I live in downtown San Diego and love to walk around with my camera! You can follow Cool San Diego Sights via Facebook or Twitter!

A skeleton in plain sight.

Sometimes I lie awake in the middle of the night, thoughts tumbling through the darkness. Sometimes an uninvited notion enters my skull.

You, too, might share this uncomfortable realization.

I recently published a short story. It’s titled Skeleton Forgiveness.

You can read my very short work of fiction by clicking here.

Cool photos of Pacific Soul at night!

Here are some very cool photos!

Early this morning, while it was still dark, I moved curiously around (and inside) the new Jaume Plensa sculpture Pacific Soul in downtown San Diego. Bright lights shining up from beneath the sculpture give its hollow but extremely complex form weird substance. Every angle fascinated my eyes.

If you’d like to learn more about this amazing public art, which now stands at the corner of Broadway and Pacific Highway near the Embarcadero, visit my original blog post, where several months ago, over the period of several days, I documented Pacific Soul’s installation. In that post I also provided some information about Jaume Plensa, who is a world-renowned artist from Spain.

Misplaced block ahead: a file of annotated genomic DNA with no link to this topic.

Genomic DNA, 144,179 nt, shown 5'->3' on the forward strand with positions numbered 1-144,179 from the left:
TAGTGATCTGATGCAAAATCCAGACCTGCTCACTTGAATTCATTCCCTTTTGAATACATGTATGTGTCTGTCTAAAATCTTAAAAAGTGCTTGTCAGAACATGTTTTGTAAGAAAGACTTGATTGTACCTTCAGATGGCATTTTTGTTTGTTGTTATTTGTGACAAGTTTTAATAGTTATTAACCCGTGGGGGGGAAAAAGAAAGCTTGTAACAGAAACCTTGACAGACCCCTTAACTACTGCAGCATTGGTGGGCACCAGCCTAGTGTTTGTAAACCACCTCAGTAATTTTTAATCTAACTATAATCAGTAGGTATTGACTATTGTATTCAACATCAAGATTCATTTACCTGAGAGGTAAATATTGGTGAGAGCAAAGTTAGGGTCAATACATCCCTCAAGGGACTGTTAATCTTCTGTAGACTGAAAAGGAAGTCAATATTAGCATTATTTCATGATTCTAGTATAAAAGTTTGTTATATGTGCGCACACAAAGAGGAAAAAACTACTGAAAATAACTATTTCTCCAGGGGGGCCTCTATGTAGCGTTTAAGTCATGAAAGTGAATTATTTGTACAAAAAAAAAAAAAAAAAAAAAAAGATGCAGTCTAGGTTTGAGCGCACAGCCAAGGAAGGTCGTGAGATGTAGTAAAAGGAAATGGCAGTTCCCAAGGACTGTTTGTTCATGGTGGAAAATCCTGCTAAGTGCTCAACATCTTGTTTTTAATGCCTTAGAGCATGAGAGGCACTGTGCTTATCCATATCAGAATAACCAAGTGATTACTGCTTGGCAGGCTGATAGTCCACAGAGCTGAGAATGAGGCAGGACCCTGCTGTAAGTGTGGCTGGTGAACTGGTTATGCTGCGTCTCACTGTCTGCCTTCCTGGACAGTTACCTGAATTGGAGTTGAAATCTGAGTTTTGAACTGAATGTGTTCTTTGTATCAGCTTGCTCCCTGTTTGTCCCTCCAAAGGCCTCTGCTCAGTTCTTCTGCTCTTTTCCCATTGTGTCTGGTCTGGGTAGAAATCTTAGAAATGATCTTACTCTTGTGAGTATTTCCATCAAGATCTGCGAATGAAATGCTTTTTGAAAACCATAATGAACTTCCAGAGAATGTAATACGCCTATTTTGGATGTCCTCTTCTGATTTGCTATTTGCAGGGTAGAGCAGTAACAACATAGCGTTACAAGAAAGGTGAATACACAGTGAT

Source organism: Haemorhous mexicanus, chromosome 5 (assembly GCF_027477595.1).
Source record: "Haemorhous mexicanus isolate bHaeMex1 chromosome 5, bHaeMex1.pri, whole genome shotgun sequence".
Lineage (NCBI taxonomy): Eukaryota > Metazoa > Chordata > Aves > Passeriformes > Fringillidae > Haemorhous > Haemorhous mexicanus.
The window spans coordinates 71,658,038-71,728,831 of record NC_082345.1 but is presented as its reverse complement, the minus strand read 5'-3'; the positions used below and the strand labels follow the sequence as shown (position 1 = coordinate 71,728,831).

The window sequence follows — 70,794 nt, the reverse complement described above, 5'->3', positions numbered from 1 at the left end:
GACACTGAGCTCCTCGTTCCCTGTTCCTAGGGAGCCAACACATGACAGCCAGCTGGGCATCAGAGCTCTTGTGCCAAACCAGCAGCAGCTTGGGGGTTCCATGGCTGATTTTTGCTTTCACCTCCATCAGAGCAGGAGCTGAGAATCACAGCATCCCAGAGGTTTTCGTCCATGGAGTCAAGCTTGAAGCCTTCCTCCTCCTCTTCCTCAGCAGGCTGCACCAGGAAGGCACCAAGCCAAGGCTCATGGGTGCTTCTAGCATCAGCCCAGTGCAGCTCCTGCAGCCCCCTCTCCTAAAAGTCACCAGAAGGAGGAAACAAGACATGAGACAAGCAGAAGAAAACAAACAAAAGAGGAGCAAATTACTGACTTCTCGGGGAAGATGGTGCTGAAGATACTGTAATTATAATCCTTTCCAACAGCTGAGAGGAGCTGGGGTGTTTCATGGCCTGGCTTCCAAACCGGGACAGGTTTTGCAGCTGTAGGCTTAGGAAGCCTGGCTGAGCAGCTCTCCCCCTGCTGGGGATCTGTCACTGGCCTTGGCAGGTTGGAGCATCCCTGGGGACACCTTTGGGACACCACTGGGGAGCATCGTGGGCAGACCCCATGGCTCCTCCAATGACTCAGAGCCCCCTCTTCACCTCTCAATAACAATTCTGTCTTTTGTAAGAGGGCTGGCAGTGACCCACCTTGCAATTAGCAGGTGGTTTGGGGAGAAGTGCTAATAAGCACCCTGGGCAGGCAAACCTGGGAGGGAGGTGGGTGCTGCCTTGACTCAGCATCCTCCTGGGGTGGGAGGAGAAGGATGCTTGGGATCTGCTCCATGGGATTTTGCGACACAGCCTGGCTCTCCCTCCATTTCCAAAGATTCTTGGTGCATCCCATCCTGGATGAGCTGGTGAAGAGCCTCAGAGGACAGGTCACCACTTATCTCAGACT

I live in downtown San Diego and love to walk around with my camera! You can follow Cool San Diego Sights via Facebook or Twitter!

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Walkers linger by the water at sundown.

I took these photographs this evening.

San Diego Bay had quieted. A thin fog was hanging over Point Loma. A cruise ship was heading out.

A few walkers lingered by the water as daylight gradually faded.

I live in downtown San Diego and love to walk around with my camera! You can follow Cool San Diego Sights via Facebook or Twitter!